Thursday, January 19, 2012

My Breastlaration of Independence.

Ahh nursing!  That ancient and beautiful ritual between a mother and child.  We have all see the images of beautiful curvy women breastfeeding their children with ease.  My mother breastfed 6 children, many of us until we were old enough to inform her when it was time to switch sides (me).  Seeing my mom breastfeed my siblings was the most natural thing in the world to me so when I found out I was pregnant it was a foregone conclusion that I would be nursing.

This is what I thought nursing would be like: 

 This was how we actually started out:

I had this idea in my head that babies were born knowing how to nurse, that my baby would emerge from within me, crawl up to my chest, tuck a napkin under his chin and feed himself.  Oh if only that were true.  My beautiful son came 11 days early and while I was convinced that he was the size of a county fair prize watermelon, he tipped the scales at a whopping 5 lbs 14 oz.  
We struggled with nursing from the minute he was born.  His tiny mouth + my gigantic lunch boxes were not a match made in lactation heaven.  Some nights it would take me 40 minutes to get him to latch, he'd nurse for 45 minutes, fall asleep and wake up 30 minutes later to nurse again.  Trevor and I have this theory that someday in the future, Jack is going to watch Indiana Jones and the Raiders of the Lost Ark- you know that scene where a huge boulder is barreling after him?  Jack will watch that scene and turn to whoever is in the room with him and say "I could go for some milk."

We learned how to latch together, we found a routine, we struggled through a plugged duct, we survived late night feeding and "Family Ties" marathons.  We made it an entire year together.
There is a lot of pressure on a new mom to get this whole nursing thing down those first few weeks.  People all of a sudden became very fascinated by what was happening in my breasts.  Wait, scratch that, they're still fascinated by what's happening in my breasts.  20% of women breastfeed for a full year.  I wonder how many drop out because of pressure from friends and family.  For every woman who asks if your milk has come in, there is another one about 1 year later who asks if you're weaning yet.  I have come up with some responses to that question:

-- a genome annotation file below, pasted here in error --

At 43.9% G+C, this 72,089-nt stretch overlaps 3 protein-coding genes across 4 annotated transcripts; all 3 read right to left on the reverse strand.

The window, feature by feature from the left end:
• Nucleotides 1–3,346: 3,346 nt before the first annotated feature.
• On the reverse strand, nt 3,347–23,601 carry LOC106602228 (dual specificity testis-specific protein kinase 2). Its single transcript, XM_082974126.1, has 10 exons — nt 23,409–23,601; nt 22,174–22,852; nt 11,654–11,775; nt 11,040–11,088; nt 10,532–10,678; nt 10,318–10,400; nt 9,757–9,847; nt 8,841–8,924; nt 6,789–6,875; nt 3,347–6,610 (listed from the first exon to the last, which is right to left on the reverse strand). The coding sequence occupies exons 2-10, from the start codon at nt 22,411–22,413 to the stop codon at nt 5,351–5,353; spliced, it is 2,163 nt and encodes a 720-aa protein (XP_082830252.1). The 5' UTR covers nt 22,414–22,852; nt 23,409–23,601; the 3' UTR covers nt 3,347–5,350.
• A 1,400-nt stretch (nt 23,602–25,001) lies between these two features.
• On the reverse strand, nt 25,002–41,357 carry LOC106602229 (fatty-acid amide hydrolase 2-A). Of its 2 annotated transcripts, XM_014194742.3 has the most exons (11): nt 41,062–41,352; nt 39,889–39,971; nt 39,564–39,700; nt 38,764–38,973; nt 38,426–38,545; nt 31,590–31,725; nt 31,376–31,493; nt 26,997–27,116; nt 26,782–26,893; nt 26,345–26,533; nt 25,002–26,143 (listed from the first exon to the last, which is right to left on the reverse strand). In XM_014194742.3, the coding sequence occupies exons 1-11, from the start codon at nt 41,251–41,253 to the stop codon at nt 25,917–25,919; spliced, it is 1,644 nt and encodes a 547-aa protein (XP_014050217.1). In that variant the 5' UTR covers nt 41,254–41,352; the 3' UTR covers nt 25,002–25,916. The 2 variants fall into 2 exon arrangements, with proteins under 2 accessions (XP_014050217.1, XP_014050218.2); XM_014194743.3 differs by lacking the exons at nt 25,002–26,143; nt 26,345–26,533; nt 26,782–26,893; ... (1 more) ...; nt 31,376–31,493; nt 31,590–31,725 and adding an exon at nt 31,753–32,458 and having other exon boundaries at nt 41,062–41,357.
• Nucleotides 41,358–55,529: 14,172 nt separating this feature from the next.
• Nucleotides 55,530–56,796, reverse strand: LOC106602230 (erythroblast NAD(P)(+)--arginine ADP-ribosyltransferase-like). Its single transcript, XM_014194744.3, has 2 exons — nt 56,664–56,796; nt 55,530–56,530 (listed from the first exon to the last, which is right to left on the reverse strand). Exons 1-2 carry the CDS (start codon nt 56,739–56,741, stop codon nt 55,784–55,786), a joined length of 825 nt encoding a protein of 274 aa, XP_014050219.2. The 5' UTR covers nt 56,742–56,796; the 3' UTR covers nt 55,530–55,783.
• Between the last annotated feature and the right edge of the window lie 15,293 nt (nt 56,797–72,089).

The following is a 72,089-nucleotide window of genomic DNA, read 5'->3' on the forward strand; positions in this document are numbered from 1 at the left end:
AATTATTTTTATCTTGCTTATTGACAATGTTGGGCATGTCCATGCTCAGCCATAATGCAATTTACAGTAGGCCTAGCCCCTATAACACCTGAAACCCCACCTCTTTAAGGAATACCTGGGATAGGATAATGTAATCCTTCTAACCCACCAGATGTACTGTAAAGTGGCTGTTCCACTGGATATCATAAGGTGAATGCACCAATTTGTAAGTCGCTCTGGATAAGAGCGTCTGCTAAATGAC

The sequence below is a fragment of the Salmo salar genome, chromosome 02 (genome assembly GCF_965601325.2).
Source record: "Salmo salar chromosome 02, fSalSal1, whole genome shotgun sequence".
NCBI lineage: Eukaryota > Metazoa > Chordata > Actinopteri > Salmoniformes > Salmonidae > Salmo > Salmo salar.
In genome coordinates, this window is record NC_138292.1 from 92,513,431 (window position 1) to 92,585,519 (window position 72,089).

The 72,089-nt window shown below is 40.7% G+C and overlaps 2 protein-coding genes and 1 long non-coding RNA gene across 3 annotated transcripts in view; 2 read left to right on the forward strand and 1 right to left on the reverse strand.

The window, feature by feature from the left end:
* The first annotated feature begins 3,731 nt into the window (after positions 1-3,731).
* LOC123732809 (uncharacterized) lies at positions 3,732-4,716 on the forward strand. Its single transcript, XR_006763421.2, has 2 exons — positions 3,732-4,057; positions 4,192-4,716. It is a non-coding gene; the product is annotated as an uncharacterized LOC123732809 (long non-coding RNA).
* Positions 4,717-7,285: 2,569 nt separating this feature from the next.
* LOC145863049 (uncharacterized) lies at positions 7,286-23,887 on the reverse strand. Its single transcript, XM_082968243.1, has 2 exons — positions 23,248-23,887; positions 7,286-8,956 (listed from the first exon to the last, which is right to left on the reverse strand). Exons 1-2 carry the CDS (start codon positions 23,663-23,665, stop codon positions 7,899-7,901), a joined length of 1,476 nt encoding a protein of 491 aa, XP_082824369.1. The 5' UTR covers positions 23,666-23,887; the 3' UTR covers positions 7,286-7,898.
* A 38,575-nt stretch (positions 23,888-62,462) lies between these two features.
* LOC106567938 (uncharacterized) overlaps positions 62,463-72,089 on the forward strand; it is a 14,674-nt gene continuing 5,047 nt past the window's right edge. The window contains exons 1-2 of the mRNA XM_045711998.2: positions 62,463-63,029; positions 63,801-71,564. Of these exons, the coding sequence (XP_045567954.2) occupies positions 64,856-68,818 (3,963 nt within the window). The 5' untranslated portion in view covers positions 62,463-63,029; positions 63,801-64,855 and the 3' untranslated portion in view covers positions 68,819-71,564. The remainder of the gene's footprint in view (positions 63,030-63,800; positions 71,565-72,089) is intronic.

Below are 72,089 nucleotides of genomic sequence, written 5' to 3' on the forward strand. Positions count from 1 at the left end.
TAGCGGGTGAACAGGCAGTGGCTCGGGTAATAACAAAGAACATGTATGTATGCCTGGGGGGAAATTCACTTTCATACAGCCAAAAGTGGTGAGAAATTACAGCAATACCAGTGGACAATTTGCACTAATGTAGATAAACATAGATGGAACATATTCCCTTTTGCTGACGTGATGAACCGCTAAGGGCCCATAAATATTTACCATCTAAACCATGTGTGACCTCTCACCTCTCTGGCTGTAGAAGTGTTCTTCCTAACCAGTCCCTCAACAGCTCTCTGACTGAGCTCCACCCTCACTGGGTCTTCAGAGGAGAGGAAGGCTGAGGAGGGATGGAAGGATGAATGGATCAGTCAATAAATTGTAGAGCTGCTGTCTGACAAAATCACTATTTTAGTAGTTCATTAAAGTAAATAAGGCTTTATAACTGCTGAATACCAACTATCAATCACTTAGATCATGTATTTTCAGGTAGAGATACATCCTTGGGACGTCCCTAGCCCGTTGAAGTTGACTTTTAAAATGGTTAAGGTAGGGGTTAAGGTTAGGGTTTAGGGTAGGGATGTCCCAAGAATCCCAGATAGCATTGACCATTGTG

When will I wean?

- As I'm walking him down the aisle at his wedding
- Right after I make him his first White Russian on his 21st birthday
- When it becomes creepy when I ask if he'll take any cream in his coffee and start unbuttoning my shirt
- When he finds a set of breasts that he likes more than mine
- Tomorrow

But do you want to know the real answer?  The real answer is, I just don't know yet, but we'll both figure it out together.  From the moment we cut that cord, motherhood became one good-bye after another.  For 9 months we house this precious person right under our hearts and when that moment comes and we have to hand them over to all of the unknowns of the world, in a way, it's our first good-bye.  Nursing, among its myriad of other benefits, allows us to keep a physical connection with them as long as we can.  Weaning is a monumental good-bye between a mother and a child.  Constantly asking your friend when she plans on weaning can dredge up some very deep emotions for her.  So just tread lightly.

Now, nursing is more like this:

We're a lot more confident now, we do it with ease.  He stares in my eyes and explores my face with his hands.  Every day we nurse a little less and I say good bye to the physical connection we have shared.  In doing so, I learn to say hello to a million other connections and memories we will share.

1 year.  We did it.

Images from top to bottom:  Keralite Mother And Child (Breastfeeding)- Artist Unknown; Nursing Mother- Paula Modersohn-Becker; Young Mother Nursing Her Child- Mary Cassatt


  1. What a lovely, lovely description of such an ordinary and extraordinary gift for mama and baby. I'm so proud you held on with such tenacity - you and Jack are so much the better for it. So proud of the woman and mother you are. xo

  2. Great post, Nancy. I had A LOT of nursing problems with my first but with much determination finally overcame. I nursed all my babies a year and beyond -- well, except the current one. She's been nursing well for six months now, and I'm looking forward to the rest of our nursing days together. Enjoy your days with Jack! :)

  3. Beautiful post, thank you! Nursing my 2,5 yr old :)